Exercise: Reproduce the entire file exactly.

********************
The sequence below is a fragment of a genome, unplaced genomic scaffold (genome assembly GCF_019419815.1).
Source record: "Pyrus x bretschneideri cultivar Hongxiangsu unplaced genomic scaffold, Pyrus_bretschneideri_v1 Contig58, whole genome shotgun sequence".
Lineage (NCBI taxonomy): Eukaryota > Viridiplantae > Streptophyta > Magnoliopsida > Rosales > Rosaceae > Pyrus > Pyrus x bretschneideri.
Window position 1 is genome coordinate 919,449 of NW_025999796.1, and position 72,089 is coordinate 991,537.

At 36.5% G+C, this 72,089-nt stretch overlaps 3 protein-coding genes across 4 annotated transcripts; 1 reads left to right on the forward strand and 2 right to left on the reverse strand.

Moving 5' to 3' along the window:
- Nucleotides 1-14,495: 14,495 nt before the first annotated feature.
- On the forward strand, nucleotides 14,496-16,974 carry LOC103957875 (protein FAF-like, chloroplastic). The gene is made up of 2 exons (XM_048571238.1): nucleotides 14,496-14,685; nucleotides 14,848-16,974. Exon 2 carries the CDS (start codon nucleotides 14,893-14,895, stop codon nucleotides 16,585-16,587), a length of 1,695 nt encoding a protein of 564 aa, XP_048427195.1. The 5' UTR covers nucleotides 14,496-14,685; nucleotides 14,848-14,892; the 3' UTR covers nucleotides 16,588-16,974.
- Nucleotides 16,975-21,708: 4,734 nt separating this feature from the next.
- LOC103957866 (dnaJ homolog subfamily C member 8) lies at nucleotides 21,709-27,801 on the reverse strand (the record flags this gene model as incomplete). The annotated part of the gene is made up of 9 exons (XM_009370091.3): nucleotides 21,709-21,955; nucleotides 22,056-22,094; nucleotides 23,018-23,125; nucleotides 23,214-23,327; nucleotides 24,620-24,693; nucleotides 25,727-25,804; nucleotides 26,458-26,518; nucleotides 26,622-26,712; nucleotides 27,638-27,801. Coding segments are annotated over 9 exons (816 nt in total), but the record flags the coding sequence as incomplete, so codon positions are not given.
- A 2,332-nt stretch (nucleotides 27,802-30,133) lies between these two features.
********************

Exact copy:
The sequence below is a fragment of a genome, unplaced genomic scaffold (genome assembly GCF_019419815.1).
Source record: "Pyrus x bretschneideri cultivar Hongxiangsu unplaced genomic scaffold, Pyrus_bretschneideri_v1 Contig58, whole genome shotgun sequence".
Lineage (NCBI taxonomy): Eukaryota > Viridiplantae > Streptophyta > Magnoliopsida > Rosales > Rosaceae > Pyrus > Pyrus x bretschneideri.
Window position 1 is genome coordinate 919,449 of NW_025999796.1, and position 72,089 is coordinate 991,537.

At 36.5% G+C, this 72,089-nt stretch overlaps 3 protein-coding genes across 4 annotated transcripts; 1 reads left to right on the forward strand and 2 right to left on the reverse strand.

Moving 5' to 3' along the window:
- Nucleotides 1-14,495: 14,495 nt before the first annotated feature.
- On the forward strand, nucleotides 14,496-16,974 carry LOC103957875 (protein FAF-like, chloroplastic). The gene is made up of 2 exons (XM_048571238.1): nucleotides 14,496-14,685; nucleotides 14,848-16,974. Exon 2 carries the CDS (start codon nucleotides 14,893-14,895, stop codon nucleotides 16,585-16,587), a length of 1,695 nt encoding a protein of 564 aa, XP_048427195.1. The 5' UTR covers nucleotides 14,496-14,685; nucleotides 14,848-14,892; the 3' UTR covers nucleotides 16,588-16,974.
- Nucleotides 16,975-21,708: 4,734 nt separating this feature from the next.
- LOC103957866 (dnaJ homolog subfamily C member 8) lies at nucleotides 21,709-27,801 on the reverse strand (the record flags this gene model as incomplete). The annotated part of the gene is made up of 9 exons (XM_009370091.3): nucleotides 21,709-21,955; nucleotides 22,056-22,094; nucleotides 23,018-23,125; nucleotides 23,214-23,327; nucleotides 24,620-24,693; nucleotides 25,727-25,804; nucleotides 26,458-26,518; nucleotides 26,622-26,712; nucleotides 27,638-27,801. Coding segments are annotated over 9 exons (816 nt in total), but the record flags the coding sequence as incomplete, so codon positions are not given.
- A 2,332-nt stretch (nucleotides 27,802-30,133) lies between these two features.